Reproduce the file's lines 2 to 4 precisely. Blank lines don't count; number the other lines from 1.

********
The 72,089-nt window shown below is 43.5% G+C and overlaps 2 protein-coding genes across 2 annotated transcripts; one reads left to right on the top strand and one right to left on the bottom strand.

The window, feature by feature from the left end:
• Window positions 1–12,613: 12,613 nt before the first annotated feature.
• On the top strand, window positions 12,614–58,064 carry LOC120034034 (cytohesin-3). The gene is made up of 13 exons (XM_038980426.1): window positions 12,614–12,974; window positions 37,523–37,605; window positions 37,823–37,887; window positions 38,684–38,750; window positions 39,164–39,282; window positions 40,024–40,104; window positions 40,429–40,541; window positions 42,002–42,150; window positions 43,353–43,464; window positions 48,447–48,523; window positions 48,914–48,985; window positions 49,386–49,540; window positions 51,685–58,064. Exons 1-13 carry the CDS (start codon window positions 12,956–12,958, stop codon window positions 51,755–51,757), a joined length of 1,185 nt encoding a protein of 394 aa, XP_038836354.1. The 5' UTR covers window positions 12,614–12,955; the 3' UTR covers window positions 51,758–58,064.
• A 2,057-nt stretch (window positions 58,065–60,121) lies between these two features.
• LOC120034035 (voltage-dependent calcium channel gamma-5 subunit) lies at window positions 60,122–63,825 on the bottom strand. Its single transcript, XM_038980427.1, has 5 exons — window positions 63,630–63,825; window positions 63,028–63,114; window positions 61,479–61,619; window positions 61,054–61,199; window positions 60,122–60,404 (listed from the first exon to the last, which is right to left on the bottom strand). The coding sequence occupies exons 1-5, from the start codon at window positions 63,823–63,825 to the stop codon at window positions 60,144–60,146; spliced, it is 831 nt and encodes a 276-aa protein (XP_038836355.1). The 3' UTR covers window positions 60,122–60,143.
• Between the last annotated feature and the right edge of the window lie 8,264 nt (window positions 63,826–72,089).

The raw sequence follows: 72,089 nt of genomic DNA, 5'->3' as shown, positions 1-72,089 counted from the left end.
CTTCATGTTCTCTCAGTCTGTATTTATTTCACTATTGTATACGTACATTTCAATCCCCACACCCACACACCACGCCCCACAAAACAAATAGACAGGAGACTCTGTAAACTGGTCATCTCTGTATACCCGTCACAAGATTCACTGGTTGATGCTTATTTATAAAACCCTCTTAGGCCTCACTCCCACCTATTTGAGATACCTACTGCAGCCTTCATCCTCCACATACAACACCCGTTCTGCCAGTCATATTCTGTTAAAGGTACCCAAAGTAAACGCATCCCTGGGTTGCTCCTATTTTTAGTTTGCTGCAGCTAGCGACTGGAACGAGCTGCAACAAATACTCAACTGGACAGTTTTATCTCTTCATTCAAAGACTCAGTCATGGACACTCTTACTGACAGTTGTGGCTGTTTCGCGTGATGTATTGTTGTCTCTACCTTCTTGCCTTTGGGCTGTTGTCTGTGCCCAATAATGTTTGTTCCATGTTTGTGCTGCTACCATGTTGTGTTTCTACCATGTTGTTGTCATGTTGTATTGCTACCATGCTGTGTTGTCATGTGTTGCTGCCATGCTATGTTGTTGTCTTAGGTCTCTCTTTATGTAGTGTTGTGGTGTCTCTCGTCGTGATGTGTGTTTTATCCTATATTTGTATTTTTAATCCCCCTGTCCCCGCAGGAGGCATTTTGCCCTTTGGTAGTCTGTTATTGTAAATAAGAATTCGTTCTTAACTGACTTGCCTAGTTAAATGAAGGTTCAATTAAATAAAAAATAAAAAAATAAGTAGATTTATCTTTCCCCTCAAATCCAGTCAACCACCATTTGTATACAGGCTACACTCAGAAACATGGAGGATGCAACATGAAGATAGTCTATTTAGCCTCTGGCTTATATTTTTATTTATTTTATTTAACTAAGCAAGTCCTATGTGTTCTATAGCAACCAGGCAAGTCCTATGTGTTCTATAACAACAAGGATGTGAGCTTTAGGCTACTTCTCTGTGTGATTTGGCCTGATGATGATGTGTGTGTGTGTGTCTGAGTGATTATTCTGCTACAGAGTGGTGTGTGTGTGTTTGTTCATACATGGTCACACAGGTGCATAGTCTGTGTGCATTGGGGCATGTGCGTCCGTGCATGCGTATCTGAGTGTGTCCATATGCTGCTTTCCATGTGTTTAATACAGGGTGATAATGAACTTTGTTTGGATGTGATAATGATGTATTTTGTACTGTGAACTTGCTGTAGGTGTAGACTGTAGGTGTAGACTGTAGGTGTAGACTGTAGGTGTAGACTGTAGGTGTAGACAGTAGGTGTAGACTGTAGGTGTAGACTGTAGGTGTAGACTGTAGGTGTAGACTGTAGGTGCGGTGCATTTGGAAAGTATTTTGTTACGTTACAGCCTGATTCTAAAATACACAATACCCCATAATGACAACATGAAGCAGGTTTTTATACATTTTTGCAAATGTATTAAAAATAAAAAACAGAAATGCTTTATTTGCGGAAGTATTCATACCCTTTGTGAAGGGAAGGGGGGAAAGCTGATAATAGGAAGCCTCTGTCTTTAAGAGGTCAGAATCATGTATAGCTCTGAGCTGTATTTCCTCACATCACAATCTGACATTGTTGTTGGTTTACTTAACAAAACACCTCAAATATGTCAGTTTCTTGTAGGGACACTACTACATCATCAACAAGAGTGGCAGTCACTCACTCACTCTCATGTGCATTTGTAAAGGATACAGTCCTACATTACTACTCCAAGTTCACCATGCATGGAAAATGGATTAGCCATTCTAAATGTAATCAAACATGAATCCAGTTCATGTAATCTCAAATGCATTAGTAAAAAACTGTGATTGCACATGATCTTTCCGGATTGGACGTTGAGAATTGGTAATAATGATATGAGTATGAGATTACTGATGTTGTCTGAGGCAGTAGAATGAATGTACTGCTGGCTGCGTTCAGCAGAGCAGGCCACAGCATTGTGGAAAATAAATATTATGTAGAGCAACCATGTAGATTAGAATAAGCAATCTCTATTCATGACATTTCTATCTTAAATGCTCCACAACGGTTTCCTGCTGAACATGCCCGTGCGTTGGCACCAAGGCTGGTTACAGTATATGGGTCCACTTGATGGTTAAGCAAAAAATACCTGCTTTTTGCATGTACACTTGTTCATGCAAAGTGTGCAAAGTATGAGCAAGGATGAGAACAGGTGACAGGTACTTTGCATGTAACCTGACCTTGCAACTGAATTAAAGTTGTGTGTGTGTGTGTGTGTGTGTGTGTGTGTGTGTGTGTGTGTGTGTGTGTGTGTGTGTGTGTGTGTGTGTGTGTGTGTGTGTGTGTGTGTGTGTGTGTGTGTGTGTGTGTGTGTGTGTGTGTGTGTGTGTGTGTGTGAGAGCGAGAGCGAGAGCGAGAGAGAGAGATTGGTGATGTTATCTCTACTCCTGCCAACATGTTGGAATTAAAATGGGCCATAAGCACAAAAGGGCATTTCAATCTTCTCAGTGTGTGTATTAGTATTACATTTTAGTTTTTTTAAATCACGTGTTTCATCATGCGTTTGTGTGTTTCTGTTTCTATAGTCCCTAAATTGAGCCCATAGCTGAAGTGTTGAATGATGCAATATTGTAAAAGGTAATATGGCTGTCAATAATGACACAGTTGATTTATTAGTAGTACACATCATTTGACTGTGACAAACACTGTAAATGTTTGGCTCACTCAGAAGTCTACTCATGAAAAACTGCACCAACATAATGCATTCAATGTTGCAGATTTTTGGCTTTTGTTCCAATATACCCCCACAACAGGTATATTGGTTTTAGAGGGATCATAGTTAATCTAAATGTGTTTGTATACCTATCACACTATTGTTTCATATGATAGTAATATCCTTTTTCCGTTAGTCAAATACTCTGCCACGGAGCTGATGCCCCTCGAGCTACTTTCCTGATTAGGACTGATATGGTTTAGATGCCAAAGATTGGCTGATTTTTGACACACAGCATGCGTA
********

The window, feature by feature from the left end:
• Window positions 1–12,613: 12,613 nt before the first annotated feature.
• On the top strand, window positions 12,614–58,064 carry LOC120034034 (cytohesin-3). The gene is made up of 13 exons (XM_038980426.1): window positions 12,614–12,974; window positions 37,523–37,605; window positions 37,823–37,887; window positions 38,684–38,750; window positions 39,164–39,282; window positions 40,024–40,104; window positions 40,429–40,541; window positions 42,002–42,150; window positions 43,353–43,464; window positions 48,447–48,523; window positions 48,914–48,985; window positions 49,386–49,540; window positions 51,685–58,064. Exons 1-13 carry the CDS (start codon window positions 12,956–12,958, stop codon window positions 51,755–51,757), a joined length of 1,185 nt encoding a protein of 394 aa, XP_038836354.1. The 5' UTR covers window positions 12,614–12,955; the 3' UTR covers window positions 51,758–58,064.